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Excellent remaster of classic album + great extras
Posted by: lucidhysteria from: on
A truly classic metal / hard rock album, and an album that marked a new direction for a band that was already legendary at this point. More than that, it was a new era, as this would be the first of many releases with vocalist Luke Easter at the mic (still the current vocalist at the time of this review). It also marked the last full-length album featuring founding member Gary Lenaire, as well as bassist Victor Macias (though both would appear the following year on the "Carry the Wounded" EP, and on the two new tracks on the best-of "Collected Works of Tourniquet" release the year after that). The music is catchy, original, and masterfully played, though I have always found the production quality on this one lacking (this was their first recording without veteran producer Bill Metoyer at the helm — whether that's the problem or not, I don't know, but to me, the guitars are so muddy in parts of this one that, unless you're using really great sound equipment, some of the riffs just meld together and you can't make out all the awesome, intricate riffs that characterize Tourniquet's music). Presumably, the situation is somewhat improved by the remastering on this one, but honestly, I can't really tell a difference (but I'm no audiophile). Since the music speaks for itself, I'll just briefly mention that lyrically, the band is in top form, here — some of my favorites are "Pecking Order" (about bigotry and self-righteousness), "Twilight" (a song about caring for our elderly), and "Sola Christus" (what I like to think of as a creed of the Reformation set to metal — one of the most theologically substantive metal songs ever recorded).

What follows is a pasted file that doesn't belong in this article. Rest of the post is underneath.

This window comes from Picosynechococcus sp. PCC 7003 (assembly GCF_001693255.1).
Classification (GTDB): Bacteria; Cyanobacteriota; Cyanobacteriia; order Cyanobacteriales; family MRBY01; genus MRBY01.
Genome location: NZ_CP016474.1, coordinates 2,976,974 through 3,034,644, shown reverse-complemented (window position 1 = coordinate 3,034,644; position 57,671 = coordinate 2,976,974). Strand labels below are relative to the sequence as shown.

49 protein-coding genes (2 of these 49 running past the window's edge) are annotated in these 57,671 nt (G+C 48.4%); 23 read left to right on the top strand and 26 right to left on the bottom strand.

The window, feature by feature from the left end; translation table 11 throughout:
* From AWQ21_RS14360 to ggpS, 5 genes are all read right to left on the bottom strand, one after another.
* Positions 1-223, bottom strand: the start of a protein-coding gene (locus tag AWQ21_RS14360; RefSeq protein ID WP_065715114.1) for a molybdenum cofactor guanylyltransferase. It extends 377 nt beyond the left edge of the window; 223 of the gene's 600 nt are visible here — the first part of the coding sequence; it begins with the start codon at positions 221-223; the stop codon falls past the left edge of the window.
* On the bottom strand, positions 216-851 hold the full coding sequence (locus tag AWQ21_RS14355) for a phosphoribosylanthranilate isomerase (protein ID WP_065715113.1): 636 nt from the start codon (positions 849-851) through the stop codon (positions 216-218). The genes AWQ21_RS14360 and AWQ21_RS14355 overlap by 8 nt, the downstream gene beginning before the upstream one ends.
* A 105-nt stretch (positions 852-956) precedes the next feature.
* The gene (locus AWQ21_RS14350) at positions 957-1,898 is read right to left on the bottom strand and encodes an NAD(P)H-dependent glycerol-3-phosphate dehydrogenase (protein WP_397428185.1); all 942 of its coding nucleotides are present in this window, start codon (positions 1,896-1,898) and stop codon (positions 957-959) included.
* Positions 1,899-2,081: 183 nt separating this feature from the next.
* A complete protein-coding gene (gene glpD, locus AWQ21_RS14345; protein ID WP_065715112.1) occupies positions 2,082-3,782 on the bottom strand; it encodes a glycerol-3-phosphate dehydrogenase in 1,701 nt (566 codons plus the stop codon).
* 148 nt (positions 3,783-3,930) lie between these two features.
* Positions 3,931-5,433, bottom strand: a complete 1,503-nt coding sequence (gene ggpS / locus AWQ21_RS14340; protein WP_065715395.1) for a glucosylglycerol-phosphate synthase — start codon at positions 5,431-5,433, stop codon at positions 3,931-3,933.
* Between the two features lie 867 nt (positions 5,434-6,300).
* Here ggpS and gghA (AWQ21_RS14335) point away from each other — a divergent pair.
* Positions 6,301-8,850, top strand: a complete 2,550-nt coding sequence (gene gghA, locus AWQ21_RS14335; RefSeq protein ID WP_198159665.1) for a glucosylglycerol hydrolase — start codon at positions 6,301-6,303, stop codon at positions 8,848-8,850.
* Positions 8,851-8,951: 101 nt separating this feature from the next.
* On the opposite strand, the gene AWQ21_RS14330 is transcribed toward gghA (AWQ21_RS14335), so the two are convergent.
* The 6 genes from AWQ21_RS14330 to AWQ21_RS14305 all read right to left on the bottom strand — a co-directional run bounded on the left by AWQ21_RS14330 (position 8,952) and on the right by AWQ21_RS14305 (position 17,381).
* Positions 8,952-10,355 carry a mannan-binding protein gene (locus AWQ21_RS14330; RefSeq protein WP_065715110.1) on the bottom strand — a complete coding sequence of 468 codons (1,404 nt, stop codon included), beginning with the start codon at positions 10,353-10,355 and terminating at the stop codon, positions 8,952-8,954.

This re-release has some nice bonus tracks, as well, the most important being the Handel Harpsichord Suite #2 (HHS2) recording that was originally meant to appear on the previous album, "Pathogenic Ocular Dissonance" (1992). Basically, as the story goes, the drum part was recorded for that album, but they ran into some kind of rights problem with the Handel piece (or the particular recording of it they needed), so the drums were kept, but a new (instrumental) song was written (basically in the studio, unless I'm mistaken) to fit those drum parts, and thus "Descent into the Maelstrom" was born (check it out — that whole "Pathogenic" album is one of the most perfect recordings ever produced). So it's really cool to hear what was originally intended for this track — especially given that it was a predecessor to their more famous harpsichord/drum track from this album, a Domenico Scarlatti sonata called "K517" (which is presumably at least one of the reasons they put "HHS2" on this album, rather than on the re-release of "Pathogenic Ocular Dissonance"). As for the other tracks, I'm not usually a fan of their live recordings, but "Pecking Order (Live 2002)" is definitely one of the best I've heard — guitarist Aaron Guerra totally kills the classic solo during the bridge (played on the album version by drummer and main songwriter, Ted Kirkpatrick, as many of the guitar parts have been through the years). And the demos are actually pretty cool pieces of history — I enjoy getting a sense of how a song evolved from conception to the final product, and this gives you a little bit of a sense for that — though honestly, I've only listed to them a handful of times in the decade I've had this re-release).
Bottom line: as I would tell you with almost any Tourniquet release... if you have ears, you should buy this music!
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